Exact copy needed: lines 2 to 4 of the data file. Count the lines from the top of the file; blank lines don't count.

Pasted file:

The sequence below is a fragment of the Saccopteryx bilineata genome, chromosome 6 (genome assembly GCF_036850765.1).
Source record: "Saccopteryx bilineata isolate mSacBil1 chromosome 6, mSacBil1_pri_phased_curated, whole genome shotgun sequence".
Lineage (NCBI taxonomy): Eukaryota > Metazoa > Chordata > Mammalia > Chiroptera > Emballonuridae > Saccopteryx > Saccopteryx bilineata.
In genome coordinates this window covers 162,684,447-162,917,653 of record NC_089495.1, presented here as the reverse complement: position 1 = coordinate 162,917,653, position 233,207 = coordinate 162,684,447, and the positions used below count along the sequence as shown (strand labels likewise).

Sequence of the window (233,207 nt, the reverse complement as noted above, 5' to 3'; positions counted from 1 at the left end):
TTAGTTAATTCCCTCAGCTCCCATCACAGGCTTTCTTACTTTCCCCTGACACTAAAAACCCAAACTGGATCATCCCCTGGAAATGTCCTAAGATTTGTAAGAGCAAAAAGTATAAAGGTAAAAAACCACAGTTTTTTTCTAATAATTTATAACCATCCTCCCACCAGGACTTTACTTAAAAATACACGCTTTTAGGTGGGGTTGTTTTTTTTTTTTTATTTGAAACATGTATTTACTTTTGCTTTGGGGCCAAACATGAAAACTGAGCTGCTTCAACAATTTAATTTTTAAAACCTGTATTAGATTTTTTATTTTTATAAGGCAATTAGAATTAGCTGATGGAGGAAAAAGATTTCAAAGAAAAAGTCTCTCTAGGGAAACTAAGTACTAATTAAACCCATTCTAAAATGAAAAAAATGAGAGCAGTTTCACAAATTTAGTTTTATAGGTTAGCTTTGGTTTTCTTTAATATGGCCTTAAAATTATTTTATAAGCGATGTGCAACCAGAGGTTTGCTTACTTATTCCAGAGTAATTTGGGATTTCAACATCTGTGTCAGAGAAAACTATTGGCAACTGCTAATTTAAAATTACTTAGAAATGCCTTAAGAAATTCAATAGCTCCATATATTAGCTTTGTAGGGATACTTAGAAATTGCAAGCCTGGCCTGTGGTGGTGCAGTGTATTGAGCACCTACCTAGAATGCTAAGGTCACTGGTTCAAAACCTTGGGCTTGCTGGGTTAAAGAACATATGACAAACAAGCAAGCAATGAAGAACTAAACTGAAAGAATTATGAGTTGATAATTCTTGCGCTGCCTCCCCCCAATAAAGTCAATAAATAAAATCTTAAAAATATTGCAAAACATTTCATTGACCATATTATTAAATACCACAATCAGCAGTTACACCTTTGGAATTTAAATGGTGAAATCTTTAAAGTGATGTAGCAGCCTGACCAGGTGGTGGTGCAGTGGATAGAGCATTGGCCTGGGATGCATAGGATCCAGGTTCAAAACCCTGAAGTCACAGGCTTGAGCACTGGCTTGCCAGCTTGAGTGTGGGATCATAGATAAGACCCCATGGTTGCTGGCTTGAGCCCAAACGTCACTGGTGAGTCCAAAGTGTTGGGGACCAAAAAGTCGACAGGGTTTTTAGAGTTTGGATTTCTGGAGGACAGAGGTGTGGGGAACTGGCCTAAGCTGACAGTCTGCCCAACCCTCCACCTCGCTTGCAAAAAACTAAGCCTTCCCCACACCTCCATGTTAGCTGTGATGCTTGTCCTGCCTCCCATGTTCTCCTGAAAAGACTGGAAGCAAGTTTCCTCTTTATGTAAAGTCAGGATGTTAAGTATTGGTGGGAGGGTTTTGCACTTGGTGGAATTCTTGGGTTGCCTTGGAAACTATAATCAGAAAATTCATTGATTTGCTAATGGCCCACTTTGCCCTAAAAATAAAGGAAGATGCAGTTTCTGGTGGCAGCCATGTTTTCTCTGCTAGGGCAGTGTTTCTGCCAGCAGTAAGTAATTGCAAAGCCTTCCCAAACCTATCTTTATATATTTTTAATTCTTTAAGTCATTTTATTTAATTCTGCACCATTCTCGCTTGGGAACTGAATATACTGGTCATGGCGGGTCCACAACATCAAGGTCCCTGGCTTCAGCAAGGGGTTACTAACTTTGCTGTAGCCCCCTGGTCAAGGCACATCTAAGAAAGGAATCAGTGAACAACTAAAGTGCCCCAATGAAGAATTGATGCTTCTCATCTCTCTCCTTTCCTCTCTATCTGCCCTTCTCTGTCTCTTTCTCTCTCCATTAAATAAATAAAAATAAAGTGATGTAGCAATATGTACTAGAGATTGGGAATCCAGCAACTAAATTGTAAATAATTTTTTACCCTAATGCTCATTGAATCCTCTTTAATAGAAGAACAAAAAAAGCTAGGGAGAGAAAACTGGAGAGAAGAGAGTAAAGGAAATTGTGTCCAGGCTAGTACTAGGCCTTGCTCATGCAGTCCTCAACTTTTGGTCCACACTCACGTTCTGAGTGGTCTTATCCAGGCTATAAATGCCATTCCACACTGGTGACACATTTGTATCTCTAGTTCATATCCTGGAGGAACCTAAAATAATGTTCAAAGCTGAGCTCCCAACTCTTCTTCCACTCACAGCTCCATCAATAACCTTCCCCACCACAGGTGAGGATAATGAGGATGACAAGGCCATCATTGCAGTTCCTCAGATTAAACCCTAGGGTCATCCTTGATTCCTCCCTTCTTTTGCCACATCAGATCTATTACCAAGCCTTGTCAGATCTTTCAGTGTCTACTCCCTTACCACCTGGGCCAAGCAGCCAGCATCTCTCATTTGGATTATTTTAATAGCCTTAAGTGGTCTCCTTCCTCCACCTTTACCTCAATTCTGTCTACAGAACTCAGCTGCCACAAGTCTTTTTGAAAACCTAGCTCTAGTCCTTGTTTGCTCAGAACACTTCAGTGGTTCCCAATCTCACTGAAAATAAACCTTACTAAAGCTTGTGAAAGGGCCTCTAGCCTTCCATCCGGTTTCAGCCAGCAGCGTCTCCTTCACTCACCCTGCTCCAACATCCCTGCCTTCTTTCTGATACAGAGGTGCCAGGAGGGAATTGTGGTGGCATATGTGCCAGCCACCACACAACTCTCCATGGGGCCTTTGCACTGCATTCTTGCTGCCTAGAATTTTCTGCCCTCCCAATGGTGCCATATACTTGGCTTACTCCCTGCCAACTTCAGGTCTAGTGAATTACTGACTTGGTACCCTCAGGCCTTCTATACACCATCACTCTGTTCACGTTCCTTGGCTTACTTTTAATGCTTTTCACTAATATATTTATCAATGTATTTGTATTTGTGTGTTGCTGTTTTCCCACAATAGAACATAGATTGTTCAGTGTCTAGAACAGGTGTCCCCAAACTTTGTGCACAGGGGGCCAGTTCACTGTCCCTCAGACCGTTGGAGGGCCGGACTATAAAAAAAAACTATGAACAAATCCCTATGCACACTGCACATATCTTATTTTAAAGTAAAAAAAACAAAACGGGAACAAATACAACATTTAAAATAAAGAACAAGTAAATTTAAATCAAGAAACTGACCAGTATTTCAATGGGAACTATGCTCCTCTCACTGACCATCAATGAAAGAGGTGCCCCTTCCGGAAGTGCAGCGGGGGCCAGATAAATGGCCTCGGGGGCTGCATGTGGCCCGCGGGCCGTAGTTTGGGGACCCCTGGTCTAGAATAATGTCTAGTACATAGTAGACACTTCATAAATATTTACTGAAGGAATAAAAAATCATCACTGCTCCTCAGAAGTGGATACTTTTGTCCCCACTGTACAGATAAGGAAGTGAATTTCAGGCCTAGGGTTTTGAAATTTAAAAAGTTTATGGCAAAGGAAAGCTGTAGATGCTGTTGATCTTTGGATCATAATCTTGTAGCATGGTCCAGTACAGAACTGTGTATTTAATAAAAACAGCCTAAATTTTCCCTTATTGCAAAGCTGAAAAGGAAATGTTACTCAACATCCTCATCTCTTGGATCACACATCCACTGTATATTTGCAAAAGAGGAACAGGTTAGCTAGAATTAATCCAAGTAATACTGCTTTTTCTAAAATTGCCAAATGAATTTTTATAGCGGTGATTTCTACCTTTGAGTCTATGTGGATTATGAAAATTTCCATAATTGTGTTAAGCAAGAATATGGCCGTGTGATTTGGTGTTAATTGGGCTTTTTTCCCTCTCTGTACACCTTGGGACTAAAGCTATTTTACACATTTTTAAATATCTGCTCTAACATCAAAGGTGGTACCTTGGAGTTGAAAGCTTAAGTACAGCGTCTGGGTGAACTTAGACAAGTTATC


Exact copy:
Source record: "Saccopteryx bilineata isolate mSacBil1 chromosome 6, mSacBil1_pri_phased_curated, whole genome shotgun sequence".
Lineage (NCBI taxonomy): Eukaryota > Metazoa > Chordata > Mammalia > Chiroptera > Emballonuridae > Saccopteryx > Saccopteryx bilineata.
In genome coordinates this window covers 162,684,447-162,917,653 of record NC_089495.1, presented here as the reverse complement: position 1 = coordinate 162,917,653, position 233,207 = coordinate 162,684,447, and the positions used below count along the sequence as shown (strand labels likewise).